I have previously blogged about the potential for contamination of popular makeup brands with asbestos. But if that wasn’t bad enough, a new peer-reviewed research study reveals that asbestos is not the only makeup contaminant of concern. Testing done on 231 samples of popular makeup products, including lipstick, mascara and foundation, has revealed widespread contamination of more than half of these products with per- and polyfluoroalkyl substances or PFAS. Dubbed “forever chemicals” because they practically never break down in the environment and continue to accumulate in our bodies, PFAS are man-made chemicals that are widely used in the production of a host of products such as food packaging, clothing and carpeting. PFAS are toxic to humans and have been linked to everything from cancer to birth defects, liver disease, thyroid disease, decreased immunity, hormone disruption and a range of other serious health problems.
The study tested cosmetics made by dozens of leading brands, including those by Maybelline, Cover Girl, L’Oréal, Ulta, Estée Lauder, Mac, Smashbox, Clinique, Nars and more. Unfortunately, the study’s authors did not disclose which of these brands use PFAS in their manufacturing, not wanting to single any particular companies out. Nevertheless, one can glean from the study that makeup products of all types (including foundation, mascara, eyeliner, concealer, blush, lipstick, lip balm, and nail polish) that were advertised as “wear-resistant,” “long-lasting” and “waterproof” most frequently contained high levels of organic fluorine, a telltale indicator of PFAS contamination. PFAS are highly mobile, move through the environment with ease and can be absorbed through skin, tear ducts or by mouth. In fact, as Green Science Policy Institute has noted, lipstick wearers can end up ingesting several pounds of PFAS over the course of their lives.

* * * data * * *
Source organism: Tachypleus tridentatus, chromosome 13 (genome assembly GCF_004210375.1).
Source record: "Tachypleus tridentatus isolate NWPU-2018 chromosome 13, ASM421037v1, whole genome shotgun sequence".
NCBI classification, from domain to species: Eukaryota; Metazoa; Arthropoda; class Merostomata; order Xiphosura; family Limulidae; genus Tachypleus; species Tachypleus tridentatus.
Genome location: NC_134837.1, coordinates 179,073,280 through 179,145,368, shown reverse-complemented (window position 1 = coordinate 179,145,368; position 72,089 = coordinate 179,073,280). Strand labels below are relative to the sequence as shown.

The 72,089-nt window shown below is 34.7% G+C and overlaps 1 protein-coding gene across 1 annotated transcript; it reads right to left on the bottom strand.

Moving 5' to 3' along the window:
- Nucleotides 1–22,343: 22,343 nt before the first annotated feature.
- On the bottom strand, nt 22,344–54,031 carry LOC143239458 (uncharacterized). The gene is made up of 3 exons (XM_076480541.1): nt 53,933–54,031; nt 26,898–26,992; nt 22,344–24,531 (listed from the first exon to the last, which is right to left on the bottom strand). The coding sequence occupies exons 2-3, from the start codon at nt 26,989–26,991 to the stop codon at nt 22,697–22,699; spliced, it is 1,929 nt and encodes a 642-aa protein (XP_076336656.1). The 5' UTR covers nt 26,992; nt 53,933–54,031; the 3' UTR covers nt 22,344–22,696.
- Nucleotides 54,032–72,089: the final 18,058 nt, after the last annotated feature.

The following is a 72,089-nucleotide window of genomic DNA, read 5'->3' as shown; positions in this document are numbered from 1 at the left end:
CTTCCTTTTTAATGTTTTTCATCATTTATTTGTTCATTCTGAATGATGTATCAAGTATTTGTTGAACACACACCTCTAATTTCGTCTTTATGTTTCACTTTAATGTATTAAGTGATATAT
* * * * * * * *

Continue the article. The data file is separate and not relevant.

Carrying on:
However, it is nearly impossible for the consumer to know whether their favorite makeup is contaminated with PFAS because regulatory agencies often exempt companies from having to include PFAS in their ingredients labelling under “trade secret” protections. So most often companies omit PFAs from their packaging. In fact, this study is believed to be one of the first – if not the first -- to reveal PFAS contamination in makeup products. But until now, consumers have been left completely in the dark – with their health being placed at ever greater risk from everyday makeup use.
There is some reason to hope things could change in the near future. Recently, the U.S. Senate has introduced a bipartisan bill that would ban the use of PFAS in makeup manufacturing. Dubbed the “No PFAS In Cosmetics Act”, the bill would require the Food and Drug Administration to ban PFAS use in such products within 270 days. But passage of any bill in Congress these days, no matter how much common sense or nobility is used to protect American’s health and well-being, is far from a sure thing. So, for now, it may be best to avoid “waterproof” or “long lasting” makeup products. And if you believe your health has been harmed by exposure to PFAS, you should contact an experienced law firm right away to explore your rights.